When the maximum deflection of sensor 12 has been exceeded then force is transmitted through stop 50 to high range sensor 14 which is a compression block. Sensor 14 may be a hollow rectangular beam or have any other suitable cross section such as that of an I-beam or the like. Annular shaped diaphragm edge 37 is of suflicient thickness and strength to withstand the most adverse high range fluid forces. In addition to absorbing strain transmitted centrally through sensor 12, that is connected to sensor 14 in a piggy-back arrangement, sensor 14 also receives strain from a hollowed structural cone 78. Cone 78 flares upwardly from high range sensor 14 terminating in a rigid connection with the base of backup ring 73. Diametrically opposed openings 79 are formed in cone 78 to accommodate the opposing ends of sensor 12. The strain energy absorbed by high range sensor 14 is sensed by a plurality of strain gages 81 and 84. These strain gages are suitably connected in a conventional bridge circuit (not shown) so that the pressure over the high pressure range may be measured. Transducer 10 is anchored to the base of housing 16 by way of connecting elements 86, 87 and 88.

While the sensors 12 and 14 may be designed to measure over any predetermined relatively low and high pressure ranges respectively, they may, for example, be constructed to measure ranges of Zero through 2 p.s.i. and 2500 p.s.i. While the contouring of flexible diaphragm 35 is characterized by a single convolution substantially of catenary shape, it may be made with multiple convolutions, flat zones, other contouring, or with any combination of different shapes. The diaphragm may be made of any suitable resilient thin gage material such as Inconel 718 or 321 stainless steel. It may be securely attached to housing inner wall 19 and the edges of cap 36 by way of overlapping spot welds. Other attaching techniques could be brazing, adhesive bonding, diffusion bonding or laser Welding. The diaphragm is constructed to resist bursting due to resonant vibrations, spurious oscillations and other potentially harmful conditions.

FIG. 5 illustrates an alternative embodiment of this invention for measuring a point force F rather than fluid pressure. In this embodiment the diaphragm, backup ring and conical structure linking the two sensors are removed and the single force F is applied to both sensors 12 and 14 through force transmitting element 38. Sensor 12 and 14 are sequentially operated over the desired pressure range and sensor 12 is protected from overpressure by stop 50.

Although particular embodiments have been chosen to best illustrate the advantages of this invention, it is to be understood that the scope of the invention is not to be limited thereby.

I claim:

1. A dual range force transducer with sequentially operable sensors comprising;

a first sensor for sensing force over a first force range, the sensor including a hollow frame for receiving the force to be measured,

at least two deflectable beams included in the frame, each beam having a strain sensitive element attached thereto,

a fluid pressure responsive diaphragm connected to the first sensor for converting fluid pressure to a force and transmitting the force to the first sensor,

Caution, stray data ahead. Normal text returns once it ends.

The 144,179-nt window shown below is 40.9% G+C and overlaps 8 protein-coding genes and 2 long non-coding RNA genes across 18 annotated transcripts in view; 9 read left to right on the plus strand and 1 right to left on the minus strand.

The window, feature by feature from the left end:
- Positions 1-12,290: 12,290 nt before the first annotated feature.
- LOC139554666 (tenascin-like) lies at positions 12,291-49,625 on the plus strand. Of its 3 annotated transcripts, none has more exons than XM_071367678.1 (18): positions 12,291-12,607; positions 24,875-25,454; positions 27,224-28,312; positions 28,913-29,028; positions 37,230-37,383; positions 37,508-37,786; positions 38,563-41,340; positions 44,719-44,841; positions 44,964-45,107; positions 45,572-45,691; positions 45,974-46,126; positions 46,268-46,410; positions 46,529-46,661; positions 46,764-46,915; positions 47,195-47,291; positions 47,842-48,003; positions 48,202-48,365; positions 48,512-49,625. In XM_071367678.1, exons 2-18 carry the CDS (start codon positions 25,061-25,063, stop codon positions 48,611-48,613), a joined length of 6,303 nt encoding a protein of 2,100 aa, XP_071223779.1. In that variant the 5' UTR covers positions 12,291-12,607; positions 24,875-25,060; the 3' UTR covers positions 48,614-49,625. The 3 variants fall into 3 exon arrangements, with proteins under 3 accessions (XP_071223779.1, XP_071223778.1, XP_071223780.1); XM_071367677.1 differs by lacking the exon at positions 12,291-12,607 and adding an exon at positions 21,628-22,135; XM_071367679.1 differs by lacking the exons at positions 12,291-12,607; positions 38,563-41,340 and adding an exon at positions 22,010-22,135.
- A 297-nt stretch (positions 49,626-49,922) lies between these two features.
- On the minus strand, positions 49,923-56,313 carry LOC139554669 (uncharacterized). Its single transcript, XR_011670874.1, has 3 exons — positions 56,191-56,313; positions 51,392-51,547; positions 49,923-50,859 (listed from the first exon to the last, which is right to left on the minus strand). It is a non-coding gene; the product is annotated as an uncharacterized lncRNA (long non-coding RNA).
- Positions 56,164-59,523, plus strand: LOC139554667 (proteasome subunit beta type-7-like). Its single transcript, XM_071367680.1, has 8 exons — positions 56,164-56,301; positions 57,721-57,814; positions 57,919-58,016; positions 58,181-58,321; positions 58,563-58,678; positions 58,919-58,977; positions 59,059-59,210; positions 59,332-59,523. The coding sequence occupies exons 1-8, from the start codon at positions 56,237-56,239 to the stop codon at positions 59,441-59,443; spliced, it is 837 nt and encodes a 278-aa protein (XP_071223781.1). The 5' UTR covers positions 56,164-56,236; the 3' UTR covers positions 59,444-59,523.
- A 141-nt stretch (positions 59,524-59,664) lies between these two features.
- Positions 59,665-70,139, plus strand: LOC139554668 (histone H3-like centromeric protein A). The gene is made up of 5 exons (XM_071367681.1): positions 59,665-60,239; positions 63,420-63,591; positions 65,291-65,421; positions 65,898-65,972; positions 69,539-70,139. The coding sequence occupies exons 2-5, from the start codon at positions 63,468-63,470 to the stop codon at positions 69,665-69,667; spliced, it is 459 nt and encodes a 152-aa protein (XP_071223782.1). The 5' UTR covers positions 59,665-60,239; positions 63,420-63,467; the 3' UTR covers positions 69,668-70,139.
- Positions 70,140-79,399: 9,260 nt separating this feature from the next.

a stop for stopping deflection 0f the frame when the frame attains a predetermined overload fOrce, and

a second sensor connected to and extending outwardly from a peripheral portion of said hollow frame for sensing force over a second force range exceeding the first force range and overload force.

2. The structure according to claim 1 further comprising:

a second stop connected to said second sensor positioned adjacent the diaphragm for engaging and stopping further motion of the diaphragm after the first stop has stopped deflection of the frame.

3. The structure according to claim 2 wherein the second stop is a ring connected to the second sensor by a support structure, the support structure serving to transmit force to the second sensor when movement of the diaphragm is stopped.

References Cited UNITED STATES PATENTS 2,421,222 5/1947 Schaevitz 7314l 2,582,886 1/1952 Ruge 73l41 3,222,628 12/1965 Pien 73-398 XR 3,293,916 12/1966 Gofi 73-398 DONALD O. WOODIEL, Primary Examiner US. Cl. X.R.

mg UNITED STATES PATENT OFFICE CERTIFICATE OF CORRECTION Patent No. L +8hfl52 D e December 15, 959

Inventofls) Robert P05121118.

It is certified that error appears in the above-identified patent and that said Letters Patent are hereby corrected as shown below:

C olumn 1, after line please add ---assignor to North American Rockwell Corporation SIGNED AN.)

SEALED R Amt:

1 wmmm E. m.

I" Oonmissionsr 01 means Oifinor

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Referenced by
Citing PatentFiling datePublication dateApplicantTitle
US4199980 *Oct 30, 1978Apr 29, 1980Bell & Howell CompanyFolded beam structure utilization methods and apparatus
US4552023 *Sep 28, 1983Nov 12, 1985Transamerica Delaval Inc.Transducer systems with overload protection
US4574640 *Nov 29, 1984Mar 11, 1986Bourns Instruments, Inc.Integrated dual-range pressure transducer
US4776219 *Apr 6, 1987Oct 11, 1988Jaromir FriedrichPressure transducer
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US7759945Aug 22, 2007Jul 20, 2010Honeywell International Inc.Sensor including dual range, application specific integrated chip (ASIC)
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US8446220May 9, 2011May 21, 2013Honeywell International Inc.Method and apparatus for increasing the effective resolution of a sensor
US8490496Mar 22, 2011Jul 23, 2013Honeywell International Inc.Multi range pressure sensor apparatus and method utilizing a single sense die and multiple signal paths
US8656772Oct 14, 2011Feb 25, 2014Honeywell International Inc.Flow sensor with pressure output signal
US8695417Jan 31, 2011Apr 15, 2014Honeywell International Inc.Flow sensor with enhanced flow range capability
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DE102014012918A1Sep 5, 2014Mar 10, 2016Heinz PlöchingerDual-Kapazitäts-Manometer mit kleinem Messvolumen
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Classifications
U.S. Classification338/4, 73/720, 73/862.52
International ClassificationG01L7/04, G01L9/00, G01L1/22, G01L7/00
Cooperative ClassificationG01L1/2218, G01L7/00, G01L9/006, G01L7/041
European ClassificationG01L7/00, G01L1/22B7, G01L7/04A, G01L9/00D2E